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2 FTSE 100 dividend stocks I’d buy for my ISA today

With the ISA deadline just two weeks away now (April 5), today I’ll be looking at two FTSE 100 dividend stocks that I’d buy for my ISA right now. Both stocks have excellent dividend track records and could offer a nice mix of capital growth and income going forward, in my opinion.

Strong competitive advantage

A consumer goods company that owns a portfolio of health and hygiene brands, Reckitt Benckiser (LSE: RB) is certainly not the world’s most exciting stock. But that doesn’t bother me as the company has an incredible track record of generating shareholder wealth. Indeed, according to a recent article in Money Observer, had you invested just £100 in Reckitt when the FTSE 100 was created back in 1984, that investment would now be worth over £10,000, which is an incredible return. Looking ahead, I think there could be further gains to come.

The strength of Reckitt lies in the power of its brands. Names such as Nurofen, Dettol, and Strepsils are trusted by people all over the world, and this provides the group with a strong competitive advantage, which translates to consistent revenues and profits. With talk of the global economy slowing down, and Brexit casting doubt on the strength of the UK economy, Reckitt is the ideal stock to own in my view, as it could offer some protection in a downturn due to the nature of its business.

Given Reckitt’s excellent long-term track record, the stock rarely trades cheaply. Right now, it’s trading on a forward P/E of 18.6 and sporting a dividend yield of around 2.8%. However, the way I see it is that like many things in life, you get what you pay for. For a business of Reckitt’s quality, I think the valuation is fair. With CEO Rakesh Kapoor recently telling investors that the group is “well positioned for long-term, sustainable growth,” I think now is a good time to be accumulating the shares.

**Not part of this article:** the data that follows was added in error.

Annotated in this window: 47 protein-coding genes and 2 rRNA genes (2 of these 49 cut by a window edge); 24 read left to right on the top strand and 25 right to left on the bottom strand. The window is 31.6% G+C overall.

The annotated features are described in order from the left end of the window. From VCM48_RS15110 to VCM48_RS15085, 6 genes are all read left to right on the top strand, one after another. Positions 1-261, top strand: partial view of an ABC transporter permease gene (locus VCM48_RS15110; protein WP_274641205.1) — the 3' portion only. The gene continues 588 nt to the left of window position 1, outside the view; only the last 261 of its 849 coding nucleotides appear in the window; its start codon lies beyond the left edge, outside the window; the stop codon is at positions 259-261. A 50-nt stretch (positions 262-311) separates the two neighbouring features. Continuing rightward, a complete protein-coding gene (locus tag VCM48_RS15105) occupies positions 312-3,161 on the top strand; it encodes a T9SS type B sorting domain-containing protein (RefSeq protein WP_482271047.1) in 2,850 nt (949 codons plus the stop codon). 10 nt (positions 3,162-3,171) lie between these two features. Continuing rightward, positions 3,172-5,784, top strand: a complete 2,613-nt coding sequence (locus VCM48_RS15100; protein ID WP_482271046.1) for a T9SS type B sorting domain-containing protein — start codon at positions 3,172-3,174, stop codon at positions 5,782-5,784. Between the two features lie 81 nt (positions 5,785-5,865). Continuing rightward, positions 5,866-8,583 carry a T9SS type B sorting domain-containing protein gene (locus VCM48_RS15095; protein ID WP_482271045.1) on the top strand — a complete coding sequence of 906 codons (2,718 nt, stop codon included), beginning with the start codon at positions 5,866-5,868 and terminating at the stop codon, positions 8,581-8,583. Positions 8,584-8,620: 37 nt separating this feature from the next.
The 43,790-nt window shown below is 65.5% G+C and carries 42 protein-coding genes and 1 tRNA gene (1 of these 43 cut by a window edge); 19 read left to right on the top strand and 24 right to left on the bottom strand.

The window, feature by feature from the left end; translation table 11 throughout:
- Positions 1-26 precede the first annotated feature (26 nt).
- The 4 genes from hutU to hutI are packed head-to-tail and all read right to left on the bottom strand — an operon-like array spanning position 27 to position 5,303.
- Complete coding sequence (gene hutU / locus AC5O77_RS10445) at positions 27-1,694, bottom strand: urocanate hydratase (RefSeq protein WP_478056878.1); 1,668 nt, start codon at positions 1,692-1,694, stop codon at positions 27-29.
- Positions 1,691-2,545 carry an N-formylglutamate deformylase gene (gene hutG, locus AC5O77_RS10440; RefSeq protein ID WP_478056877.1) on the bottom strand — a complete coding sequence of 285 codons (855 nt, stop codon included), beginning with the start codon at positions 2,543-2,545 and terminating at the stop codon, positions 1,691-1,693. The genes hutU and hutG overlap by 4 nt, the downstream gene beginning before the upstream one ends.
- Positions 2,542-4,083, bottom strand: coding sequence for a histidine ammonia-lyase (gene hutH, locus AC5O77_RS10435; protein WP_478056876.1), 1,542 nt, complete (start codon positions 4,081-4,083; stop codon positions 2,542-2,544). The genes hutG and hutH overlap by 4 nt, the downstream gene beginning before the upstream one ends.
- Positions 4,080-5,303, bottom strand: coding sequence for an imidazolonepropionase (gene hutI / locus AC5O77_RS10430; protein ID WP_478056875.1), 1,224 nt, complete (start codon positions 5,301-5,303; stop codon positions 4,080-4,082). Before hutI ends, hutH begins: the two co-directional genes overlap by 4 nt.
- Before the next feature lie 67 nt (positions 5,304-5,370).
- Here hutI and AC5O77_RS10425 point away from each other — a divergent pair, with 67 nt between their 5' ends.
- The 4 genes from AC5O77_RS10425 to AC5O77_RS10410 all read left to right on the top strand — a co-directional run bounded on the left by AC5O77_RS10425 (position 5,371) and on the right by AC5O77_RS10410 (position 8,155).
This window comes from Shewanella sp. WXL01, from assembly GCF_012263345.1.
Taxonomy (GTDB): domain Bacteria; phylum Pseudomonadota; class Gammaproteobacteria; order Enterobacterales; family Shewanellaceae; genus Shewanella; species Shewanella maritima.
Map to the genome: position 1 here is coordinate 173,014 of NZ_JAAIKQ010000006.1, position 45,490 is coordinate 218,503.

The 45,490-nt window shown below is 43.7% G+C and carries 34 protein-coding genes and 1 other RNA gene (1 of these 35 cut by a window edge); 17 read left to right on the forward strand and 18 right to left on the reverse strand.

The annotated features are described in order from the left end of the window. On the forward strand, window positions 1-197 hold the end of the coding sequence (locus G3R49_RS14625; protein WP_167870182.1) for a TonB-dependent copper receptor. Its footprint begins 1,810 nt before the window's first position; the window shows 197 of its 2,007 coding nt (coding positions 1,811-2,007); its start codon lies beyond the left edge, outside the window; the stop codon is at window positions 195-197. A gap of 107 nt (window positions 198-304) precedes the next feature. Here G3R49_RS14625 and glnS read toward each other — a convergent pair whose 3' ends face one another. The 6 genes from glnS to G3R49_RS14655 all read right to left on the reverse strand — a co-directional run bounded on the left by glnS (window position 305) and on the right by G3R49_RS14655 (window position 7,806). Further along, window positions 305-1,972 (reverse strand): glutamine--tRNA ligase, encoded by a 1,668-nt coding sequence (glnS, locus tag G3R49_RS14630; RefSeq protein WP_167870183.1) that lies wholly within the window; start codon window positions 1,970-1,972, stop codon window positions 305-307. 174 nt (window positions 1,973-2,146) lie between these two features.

Contrarian buy

Another FTSE 100 dividend stock that I’d buy for my ISA right now is defence giant BAE Systems (LSE: BA). Its share price took a hit late last year and at present, with the stock trading on a forward P/E of just 10.9, I see a lot of value on the table.

One of the reasons that BAE’s share price has declined recently is that there’s uncertainty over its relationship with Saudi Arabia (where it generates a large proportion of sales) after journalist Jamal Khashoggi was killed in October. Just recently, the group warned that the “current German government position on export licensing may affect the Group’s ability to provide capability to Saudi Arabia, which may have a consequential impact on financial performance and relationships.”

However, the general consensus among my Fool colleagues is that there is likely to be a pragmatic outcome to this issue and that after the recent share price dip, the shares are an attractive ‘contrarian’ buy.

BAE Systems has a good dividend growth track record and the stock currently offers a prospective yield of a healthy 4.8%. That yield and the stock’s low valuation are hard to ignore right now.

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Edward Sheldon owns shares in Reckitt Benckiser and BAE Systems. The Motley Fool UK has no position in any of the shares mentioned. Views expressed on the companies mentioned in this article are those of the writer and therefore may differ from the official recommendations we make in our subscription services such as Share Advisor, Hidden Winners and Pro. Here at The Motley Fool we believe that considering a diverse range of insights makes us better investors.